Tell me about Meryl Streep’s voice. Which of her performed voices do you like best? Her Julia Child in Julie and Julia, her Polish lover in Sophie’s Choice, her Danish aristocrat in Out of Africa, her Margaret Thatcher in The Iron Lady, or her bullying soprano in Florence Foster Jenkins? Tell me what magic makes one of her voices so different from the others. Is it the accent, the range, the pitch, the melody, the register, the body gestures? It’s hard to say.
And what would Streep say about how to write those voices on the page? A 2009 You Tube clip, “The Many Voices of Meryl Streep,” collected a selection of her movie voices since 1982. From the written words alone, can you hear this voice? “I’m going to try to flip this one over now, which is a rather daring thing to do. When you flip anything, you’ve just got to have the courage of your convictions….Oooh, that didn’t go very well.” How much clearer can you hear this voice if you first read that a tall, buxom, middle-aged lady stood behind the stove in her kitchen talking in a droll cultured accent? With a few hints about the character and the context, it’s easier to “hear” that voice.
You imagine the voice of Sophie Zawistowska as Streep portrayed her in 1982 more clearly if you picture her in her young twenties tilting her head to the side, talking wistfully, smiling upwards at Stingo, the young American man in Brooklyn, saying “When I was little girl, my father, um, typed and I go to sleep to that sound. It will make me feel, how do you say, secure, secure?” In Styron’s novel, Sophie’s Choice, he spends few words on the audible sound of her voice, relying solely on the character, context, and the content to carry her voice into our imaginations.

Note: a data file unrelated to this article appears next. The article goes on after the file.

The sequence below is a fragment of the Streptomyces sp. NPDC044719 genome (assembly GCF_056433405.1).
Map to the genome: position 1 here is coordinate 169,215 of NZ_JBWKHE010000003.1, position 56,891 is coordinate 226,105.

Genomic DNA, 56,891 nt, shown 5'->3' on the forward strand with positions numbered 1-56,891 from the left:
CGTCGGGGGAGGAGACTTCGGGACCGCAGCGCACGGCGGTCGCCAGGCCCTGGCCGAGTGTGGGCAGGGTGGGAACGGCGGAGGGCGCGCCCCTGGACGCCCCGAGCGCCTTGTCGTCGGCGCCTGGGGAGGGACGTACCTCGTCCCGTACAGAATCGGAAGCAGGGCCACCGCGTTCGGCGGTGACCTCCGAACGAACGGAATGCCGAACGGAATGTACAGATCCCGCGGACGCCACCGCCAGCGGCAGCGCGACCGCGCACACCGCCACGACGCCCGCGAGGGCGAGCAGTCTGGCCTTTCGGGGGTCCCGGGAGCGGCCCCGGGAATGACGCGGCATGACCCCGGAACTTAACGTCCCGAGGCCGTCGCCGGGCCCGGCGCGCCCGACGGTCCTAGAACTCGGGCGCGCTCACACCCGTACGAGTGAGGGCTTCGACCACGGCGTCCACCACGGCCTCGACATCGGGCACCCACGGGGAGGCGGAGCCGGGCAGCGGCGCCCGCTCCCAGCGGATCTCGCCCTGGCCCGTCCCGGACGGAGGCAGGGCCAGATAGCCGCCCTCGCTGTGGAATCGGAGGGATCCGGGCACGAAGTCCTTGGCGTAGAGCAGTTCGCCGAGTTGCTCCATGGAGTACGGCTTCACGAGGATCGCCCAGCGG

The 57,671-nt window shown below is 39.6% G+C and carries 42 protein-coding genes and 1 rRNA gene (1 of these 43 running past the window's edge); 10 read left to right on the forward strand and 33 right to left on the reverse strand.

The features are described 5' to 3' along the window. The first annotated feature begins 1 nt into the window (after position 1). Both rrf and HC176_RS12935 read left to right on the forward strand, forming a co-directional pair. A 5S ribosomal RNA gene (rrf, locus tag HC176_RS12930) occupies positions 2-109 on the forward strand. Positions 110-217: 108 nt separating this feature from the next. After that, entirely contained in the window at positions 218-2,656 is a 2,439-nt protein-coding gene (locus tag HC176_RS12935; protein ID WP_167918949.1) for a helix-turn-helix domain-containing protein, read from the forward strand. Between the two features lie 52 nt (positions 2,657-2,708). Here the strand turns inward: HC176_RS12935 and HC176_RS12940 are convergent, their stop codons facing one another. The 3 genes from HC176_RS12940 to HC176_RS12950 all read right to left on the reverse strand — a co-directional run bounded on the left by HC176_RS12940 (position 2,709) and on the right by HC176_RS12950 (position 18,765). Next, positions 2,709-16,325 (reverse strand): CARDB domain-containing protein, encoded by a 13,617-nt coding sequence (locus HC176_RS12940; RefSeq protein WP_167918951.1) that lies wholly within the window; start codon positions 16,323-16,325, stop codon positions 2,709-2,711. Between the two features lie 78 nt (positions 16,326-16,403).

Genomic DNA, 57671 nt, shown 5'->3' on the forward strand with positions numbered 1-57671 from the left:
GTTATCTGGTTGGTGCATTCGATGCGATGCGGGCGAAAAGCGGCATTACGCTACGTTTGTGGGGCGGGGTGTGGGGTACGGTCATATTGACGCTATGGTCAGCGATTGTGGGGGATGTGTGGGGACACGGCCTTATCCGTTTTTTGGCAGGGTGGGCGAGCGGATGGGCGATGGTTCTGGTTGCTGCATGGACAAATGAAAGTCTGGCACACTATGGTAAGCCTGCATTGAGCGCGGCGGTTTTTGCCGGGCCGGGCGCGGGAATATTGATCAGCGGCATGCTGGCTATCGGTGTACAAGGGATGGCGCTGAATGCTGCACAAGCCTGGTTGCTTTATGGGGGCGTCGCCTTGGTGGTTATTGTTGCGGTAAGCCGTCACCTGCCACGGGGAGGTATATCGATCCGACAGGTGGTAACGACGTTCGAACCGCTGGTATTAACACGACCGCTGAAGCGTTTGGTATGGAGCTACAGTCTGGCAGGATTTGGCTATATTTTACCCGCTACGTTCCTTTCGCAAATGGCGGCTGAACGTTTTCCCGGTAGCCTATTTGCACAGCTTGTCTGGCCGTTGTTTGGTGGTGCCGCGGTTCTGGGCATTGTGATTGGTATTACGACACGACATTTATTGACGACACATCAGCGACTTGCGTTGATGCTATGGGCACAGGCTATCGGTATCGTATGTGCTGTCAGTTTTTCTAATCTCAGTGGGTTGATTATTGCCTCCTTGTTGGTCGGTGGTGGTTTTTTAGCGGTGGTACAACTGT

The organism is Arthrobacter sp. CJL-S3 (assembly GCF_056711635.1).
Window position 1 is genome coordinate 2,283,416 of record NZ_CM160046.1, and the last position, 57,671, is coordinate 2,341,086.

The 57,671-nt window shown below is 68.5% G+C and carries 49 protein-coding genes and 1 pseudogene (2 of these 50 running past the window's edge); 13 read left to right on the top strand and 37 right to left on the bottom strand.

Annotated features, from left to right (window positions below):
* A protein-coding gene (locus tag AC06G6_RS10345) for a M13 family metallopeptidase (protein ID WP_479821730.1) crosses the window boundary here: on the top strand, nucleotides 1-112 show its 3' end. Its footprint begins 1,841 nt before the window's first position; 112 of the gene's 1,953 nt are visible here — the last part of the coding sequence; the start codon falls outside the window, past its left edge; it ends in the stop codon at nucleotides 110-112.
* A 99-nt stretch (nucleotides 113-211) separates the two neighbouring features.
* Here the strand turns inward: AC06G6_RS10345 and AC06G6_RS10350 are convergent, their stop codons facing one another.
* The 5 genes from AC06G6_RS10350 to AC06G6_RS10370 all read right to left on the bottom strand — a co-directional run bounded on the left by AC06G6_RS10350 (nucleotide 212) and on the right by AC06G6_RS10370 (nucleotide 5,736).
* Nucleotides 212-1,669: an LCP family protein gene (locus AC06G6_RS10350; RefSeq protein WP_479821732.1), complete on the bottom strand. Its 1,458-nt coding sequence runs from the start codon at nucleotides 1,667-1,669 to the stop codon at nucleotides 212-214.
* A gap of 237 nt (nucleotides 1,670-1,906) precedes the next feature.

We readers need a few clues beyond the spoken words, but having too many clues kills the effect. Overwriting a voice leaves little room for the imagination, and the reader’s imagination is more effective at creating a voice than any detailed description. So what are the essential features that sketch a distinctive voice?
I tried looking on my shelf of how-to-write books that I’ve collected over the last twenty-five years. Out of 21 books, none had a chapter specifically addressing the writing of voices, but the common theme across the chapters on dialogue is that voice is driven by character. Begin by knowing the personalities in your story well enough that you can hear them speak in ways that reveal their character.
I tried describing some of Streep’s voices from the 2009 clip. After several feeble trains of adjectives, I came up with a variation on the game of Celebrities in which one person has to get others to guess the name of a famous person by describing the celebrity’s voice using word clues only. What makes Hitler’s voice so different from Churchill’s? Trump’s voice so different from Obama’s? What makes Stephen Hawking’s voice so mechanical? We know these voices. They rattle around in our dreams and our day-dreams. We recognize familiar voices instantly, but try telling what distinguishes one voice from another.